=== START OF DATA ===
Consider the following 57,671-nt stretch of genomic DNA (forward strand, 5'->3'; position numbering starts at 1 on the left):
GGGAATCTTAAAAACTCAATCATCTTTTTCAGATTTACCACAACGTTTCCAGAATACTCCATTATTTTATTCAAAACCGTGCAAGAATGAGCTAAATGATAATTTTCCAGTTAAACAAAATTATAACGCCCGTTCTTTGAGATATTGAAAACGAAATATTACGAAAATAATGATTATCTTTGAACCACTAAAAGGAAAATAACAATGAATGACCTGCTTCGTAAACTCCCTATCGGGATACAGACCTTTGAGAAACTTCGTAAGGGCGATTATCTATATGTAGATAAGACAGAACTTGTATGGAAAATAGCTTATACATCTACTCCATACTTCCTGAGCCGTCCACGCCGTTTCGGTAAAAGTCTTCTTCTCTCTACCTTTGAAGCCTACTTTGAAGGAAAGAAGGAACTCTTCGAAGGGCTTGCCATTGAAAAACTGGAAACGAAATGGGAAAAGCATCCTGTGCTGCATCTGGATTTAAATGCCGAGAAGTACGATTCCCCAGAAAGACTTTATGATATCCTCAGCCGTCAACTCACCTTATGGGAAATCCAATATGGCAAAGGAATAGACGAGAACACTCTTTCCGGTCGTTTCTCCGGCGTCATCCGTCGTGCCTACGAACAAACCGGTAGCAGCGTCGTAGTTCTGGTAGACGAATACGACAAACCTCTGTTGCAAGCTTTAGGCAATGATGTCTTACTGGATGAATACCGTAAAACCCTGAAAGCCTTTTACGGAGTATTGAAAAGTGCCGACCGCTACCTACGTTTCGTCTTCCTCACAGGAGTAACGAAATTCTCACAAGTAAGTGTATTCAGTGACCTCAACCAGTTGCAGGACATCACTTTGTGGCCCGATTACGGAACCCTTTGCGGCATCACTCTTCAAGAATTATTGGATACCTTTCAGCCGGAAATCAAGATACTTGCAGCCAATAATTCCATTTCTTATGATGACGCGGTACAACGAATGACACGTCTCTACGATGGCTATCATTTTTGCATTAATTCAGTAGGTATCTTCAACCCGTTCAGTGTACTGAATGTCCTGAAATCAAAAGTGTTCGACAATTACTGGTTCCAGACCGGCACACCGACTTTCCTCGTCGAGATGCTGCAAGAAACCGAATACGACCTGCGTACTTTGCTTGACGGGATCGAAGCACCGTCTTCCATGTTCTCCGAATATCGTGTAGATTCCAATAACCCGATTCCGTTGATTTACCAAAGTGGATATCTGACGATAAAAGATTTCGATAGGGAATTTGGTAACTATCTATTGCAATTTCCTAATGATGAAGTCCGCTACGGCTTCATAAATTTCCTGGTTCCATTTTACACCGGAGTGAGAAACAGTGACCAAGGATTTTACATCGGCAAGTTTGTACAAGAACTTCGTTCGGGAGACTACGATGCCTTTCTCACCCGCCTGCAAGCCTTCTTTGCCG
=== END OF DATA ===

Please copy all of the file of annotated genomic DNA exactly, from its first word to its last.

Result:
Consider the following 57,671-nt stretch of genomic DNA (forward strand, 5'->3'; position numbering starts at 1 on the left):
GGGAATCTTAAAAACTCAATCATCTTTTTCAGATTTACCACAACGTTTCCAGAATACTCCATTATTTTATTCAAAACCGTGCAAGAATGAGCTAAATGATAATTTTCCAGTTAAACAAAATTATAACGCCCGTTCTTTGAGATATTGAAAACGAAATATTACGAAAATAATGATTATCTTTGAACCACTAAAAGGAAAATAACAATGAATGACCTGCTTCGTAAACTCCCTATCGGGATACAGACCTTTGAGAAACTTCGTAAGGGCGATTATCTATATGTAGATAAGACAGAACTTGTATGGAAAATAGCTTATACATCTACTCCATACTTCCTGAGCCGTCCACGCCGTTTCGGTAAAAGTCTTCTTCTCTCTACCTTTGAAGCCTACTTTGAAGGAAAGAAGGAACTCTTCGAAGGGCTTGCCATTGAAAAACTGGAAACGAAATGGGAAAAGCATCCTGTGCTGCATCTGGATTTAAATGCCGAGAAGTACGATTCCCCAGAAAGACTTTATGATATCCTCAGCCGTCAACTCACCTTATGGGAAATCCAATATGGCAAAGGAATAGACGAGAACACTCTTTCCGGTCGTTTCTCCGGCGTCATCCGTCGTGCCTACGAACAAACCGGTAGCAGCGTCGTAGTTCTGGTAGACGAATACGACAAACCTCTGTTGCAAGCTTTAGGCAATGATGTCTTACTGGATGAATACCGTAAAACCCTGAAAGCCTTTTACGGAGTATTGAAAAGTGCCGACCGCTACCTACGTTTCGTCTTCCTCACAGGAGTAACGAAATTCTCACAAGTAAGTGTATTCAGTGACCTCAACCAGTTGCAGGACATCACTTTGTGGCCCGATTACGGAACCCTTTGCGGCATCACTCTTCAAGAATTATTGGATACCTTTCAGCCGGAAATCAAGATACTTGCAGCCAATAATTCCATTTCTTATGATGACGCGGTACAACGAATGACACGTCTCTACGATGGCTATCATTTTTGCATTAATTCAGTAGGTATCTTCAACCCGTTCAGTGTACTGAATGTCCTGAAATCAAAAGTGTTCGACAATTACTGGTTCCAGACCGGCACACCGACTTTCCTCGTCGAGATGCTGCAAGAAACCGAATACGACCTGCGTACTTTGCTTGACGGGATCGAAGCACCGTCTTCCATGTTCTCCGAATATCGTGTAGATTCCAATAACCCGATTCCGTTGATTTACCAAAGTGGATATCTGACGATAAAAGATTTCGATAGGGAATTTGGTAACTATCTATTGCAATTTCCTAATGATGAAGTCCGCTACGGCTTCATAAATTTCCTGGTTCCATTTTACACCGGAGTGAGAAACAGTGACCAAGGATTTTACATCGGCAAGTTTGTACAAGAACTTCGTTCGGGAGACTACGATGCCTTTCTCACCCGCCTGCAAGCCTTCTTTGCCG